30 Facts About Robinson Crusoe


The first edition credited the work's protagonist Robinson Crusoe as its author, leading many readers to believe he was a real person and the book a travelogue of true incidents.

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Robinson Crusoe reads the Bible and becomes religious, thanking God for his fate in which nothing is missing but human society.

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Robinson Crusoe learns that his family believed him dead; as a result, he was left nothing in his father's will.

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Robinson Crusoe departs for Lisbon to reclaim the profits of his estate in Brazil, which has granted him much wealth.

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Robinson Crusoe was published in 1719 during the Enlightenment period of the 18th century.

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At the beginning of the book, Robinson Crusoe is concerned with sailing away from home, whereupon he meets violent storms at sea.

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However, when Robinson Crusoe survives the storm, he decides to keep sailing and notes that he could not fulfill the promises he had made during his turmoil.

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Robinson Crusoe turns to his animals, such as his parrot, to talk to but misses human contact.

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Robinson Crusoe turns to God during his time of turmoil in search of solace and guidance.

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Robinson Crusoe retrieves a Bible from a ship that was washed along the shore and begins to memorize verses.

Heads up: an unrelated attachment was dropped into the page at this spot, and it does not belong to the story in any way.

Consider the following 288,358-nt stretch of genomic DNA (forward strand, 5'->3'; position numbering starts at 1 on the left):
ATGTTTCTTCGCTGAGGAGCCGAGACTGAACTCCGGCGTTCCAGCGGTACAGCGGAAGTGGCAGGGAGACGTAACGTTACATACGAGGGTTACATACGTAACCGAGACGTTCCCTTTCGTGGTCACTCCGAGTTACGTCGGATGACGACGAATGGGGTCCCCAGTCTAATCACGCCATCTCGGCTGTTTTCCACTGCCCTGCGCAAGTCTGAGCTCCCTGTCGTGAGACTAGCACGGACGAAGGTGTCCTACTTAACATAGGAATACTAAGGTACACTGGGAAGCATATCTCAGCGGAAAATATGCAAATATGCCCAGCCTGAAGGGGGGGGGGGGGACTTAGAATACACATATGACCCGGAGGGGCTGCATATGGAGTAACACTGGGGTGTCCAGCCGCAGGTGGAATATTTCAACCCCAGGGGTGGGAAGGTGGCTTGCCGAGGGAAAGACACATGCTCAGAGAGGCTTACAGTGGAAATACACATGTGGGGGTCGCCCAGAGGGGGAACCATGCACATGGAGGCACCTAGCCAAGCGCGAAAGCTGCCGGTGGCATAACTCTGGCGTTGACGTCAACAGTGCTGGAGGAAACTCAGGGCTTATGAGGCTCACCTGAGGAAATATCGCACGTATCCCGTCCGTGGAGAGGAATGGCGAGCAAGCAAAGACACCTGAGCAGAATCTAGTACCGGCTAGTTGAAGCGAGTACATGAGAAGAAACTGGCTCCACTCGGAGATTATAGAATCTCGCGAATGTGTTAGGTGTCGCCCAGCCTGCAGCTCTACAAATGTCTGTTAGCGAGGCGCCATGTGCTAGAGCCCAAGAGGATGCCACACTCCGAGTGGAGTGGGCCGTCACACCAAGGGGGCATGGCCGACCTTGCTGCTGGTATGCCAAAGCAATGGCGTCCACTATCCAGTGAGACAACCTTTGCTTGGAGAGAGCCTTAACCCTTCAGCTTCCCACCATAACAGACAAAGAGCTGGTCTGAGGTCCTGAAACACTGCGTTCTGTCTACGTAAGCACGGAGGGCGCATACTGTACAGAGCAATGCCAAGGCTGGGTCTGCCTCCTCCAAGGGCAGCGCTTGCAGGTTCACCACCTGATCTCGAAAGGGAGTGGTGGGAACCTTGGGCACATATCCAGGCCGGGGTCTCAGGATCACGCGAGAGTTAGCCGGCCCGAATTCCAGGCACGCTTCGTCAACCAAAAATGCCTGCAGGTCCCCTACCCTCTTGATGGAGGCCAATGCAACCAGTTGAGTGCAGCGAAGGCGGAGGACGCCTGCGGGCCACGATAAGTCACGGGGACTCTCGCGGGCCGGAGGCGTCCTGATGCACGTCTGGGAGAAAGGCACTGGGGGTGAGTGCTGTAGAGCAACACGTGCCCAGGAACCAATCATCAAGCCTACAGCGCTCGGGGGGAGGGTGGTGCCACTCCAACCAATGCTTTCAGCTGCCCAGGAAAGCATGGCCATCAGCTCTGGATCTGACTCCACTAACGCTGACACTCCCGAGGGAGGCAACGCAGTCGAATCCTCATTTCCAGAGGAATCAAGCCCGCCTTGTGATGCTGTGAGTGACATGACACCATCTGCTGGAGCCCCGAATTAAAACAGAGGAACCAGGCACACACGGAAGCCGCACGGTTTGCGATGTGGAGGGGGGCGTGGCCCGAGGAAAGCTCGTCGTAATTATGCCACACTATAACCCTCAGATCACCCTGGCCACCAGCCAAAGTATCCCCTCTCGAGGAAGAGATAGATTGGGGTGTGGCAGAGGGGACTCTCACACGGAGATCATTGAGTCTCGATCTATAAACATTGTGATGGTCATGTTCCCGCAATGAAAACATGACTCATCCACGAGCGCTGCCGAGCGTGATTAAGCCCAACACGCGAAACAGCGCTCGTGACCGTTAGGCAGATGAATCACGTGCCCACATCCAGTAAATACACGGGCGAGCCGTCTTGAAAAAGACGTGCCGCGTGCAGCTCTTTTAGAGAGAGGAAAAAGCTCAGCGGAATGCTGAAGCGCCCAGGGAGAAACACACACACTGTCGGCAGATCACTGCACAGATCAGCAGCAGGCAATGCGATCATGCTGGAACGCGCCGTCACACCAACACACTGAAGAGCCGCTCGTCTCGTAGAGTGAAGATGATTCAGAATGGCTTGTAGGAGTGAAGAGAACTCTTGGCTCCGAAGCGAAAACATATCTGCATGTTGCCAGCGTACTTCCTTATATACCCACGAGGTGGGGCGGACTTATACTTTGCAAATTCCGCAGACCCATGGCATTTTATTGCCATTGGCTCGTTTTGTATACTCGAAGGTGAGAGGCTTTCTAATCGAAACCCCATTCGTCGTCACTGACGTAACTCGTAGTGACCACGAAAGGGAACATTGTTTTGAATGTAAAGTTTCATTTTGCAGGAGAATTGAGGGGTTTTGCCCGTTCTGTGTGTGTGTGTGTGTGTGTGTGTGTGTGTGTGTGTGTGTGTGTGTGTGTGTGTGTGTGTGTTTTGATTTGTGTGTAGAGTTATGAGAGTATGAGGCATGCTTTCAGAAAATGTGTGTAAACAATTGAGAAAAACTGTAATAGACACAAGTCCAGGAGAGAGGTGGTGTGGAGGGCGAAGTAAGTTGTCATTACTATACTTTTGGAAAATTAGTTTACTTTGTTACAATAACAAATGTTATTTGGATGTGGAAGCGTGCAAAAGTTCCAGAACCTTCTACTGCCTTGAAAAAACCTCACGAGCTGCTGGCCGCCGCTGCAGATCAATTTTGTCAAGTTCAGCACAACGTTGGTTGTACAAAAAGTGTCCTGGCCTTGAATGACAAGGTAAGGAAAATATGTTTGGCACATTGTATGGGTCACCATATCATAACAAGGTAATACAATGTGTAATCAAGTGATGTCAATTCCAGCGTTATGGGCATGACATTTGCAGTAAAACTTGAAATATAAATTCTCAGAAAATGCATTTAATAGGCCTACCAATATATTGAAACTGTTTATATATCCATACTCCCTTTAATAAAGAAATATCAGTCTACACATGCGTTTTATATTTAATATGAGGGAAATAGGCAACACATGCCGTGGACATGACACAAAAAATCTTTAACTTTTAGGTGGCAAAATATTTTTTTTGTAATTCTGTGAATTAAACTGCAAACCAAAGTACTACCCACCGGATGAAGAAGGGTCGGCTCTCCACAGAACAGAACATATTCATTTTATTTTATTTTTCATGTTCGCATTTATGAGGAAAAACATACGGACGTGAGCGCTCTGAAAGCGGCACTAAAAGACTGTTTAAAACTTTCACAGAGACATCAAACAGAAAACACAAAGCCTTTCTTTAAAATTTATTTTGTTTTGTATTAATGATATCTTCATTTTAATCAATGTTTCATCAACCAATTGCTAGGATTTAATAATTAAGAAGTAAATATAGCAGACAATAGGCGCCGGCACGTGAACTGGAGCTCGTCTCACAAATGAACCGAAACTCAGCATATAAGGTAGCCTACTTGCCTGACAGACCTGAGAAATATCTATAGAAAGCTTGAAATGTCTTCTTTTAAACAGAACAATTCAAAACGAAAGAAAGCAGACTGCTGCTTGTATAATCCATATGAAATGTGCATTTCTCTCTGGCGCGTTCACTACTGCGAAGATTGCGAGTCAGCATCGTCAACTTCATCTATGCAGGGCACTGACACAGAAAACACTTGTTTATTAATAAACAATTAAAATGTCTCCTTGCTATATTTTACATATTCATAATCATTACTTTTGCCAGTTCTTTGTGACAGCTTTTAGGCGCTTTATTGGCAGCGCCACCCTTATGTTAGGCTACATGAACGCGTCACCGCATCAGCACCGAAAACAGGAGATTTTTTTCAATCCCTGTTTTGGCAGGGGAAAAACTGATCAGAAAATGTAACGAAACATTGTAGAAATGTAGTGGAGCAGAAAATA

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Therefore, during the time in which Robinson Crusoe was shipwrecked, he became very religious and often would turn to God for help.

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When Robinson Crusoe meets his servant Friday, he begins to teach him scripture and about Christianity.

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Robinson Crusoe's purpose is to convert Friday into being a Christian and to his values and beliefs.

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Lynne W Hinojosa has argued that throughout the novel Crusoe interprets scripture in a way that "[s]cripture never has ramifications beyond his own needs and situations" .

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Apparently written in six months or less, Robinson Crusoe was a publishing phenomenon.

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Robinson Crusoe had no access to fresh water and lived off the blood and flesh of sea turtles and birds.

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Robinson Crusoe was quite a celebrity when he returned to Europe; before passing away, he recorded the hardships suffered in documents that show the endless anguish and suffering, the product of absolute abandonment to his fate, now held in the General Archive of the Indies, in Seville.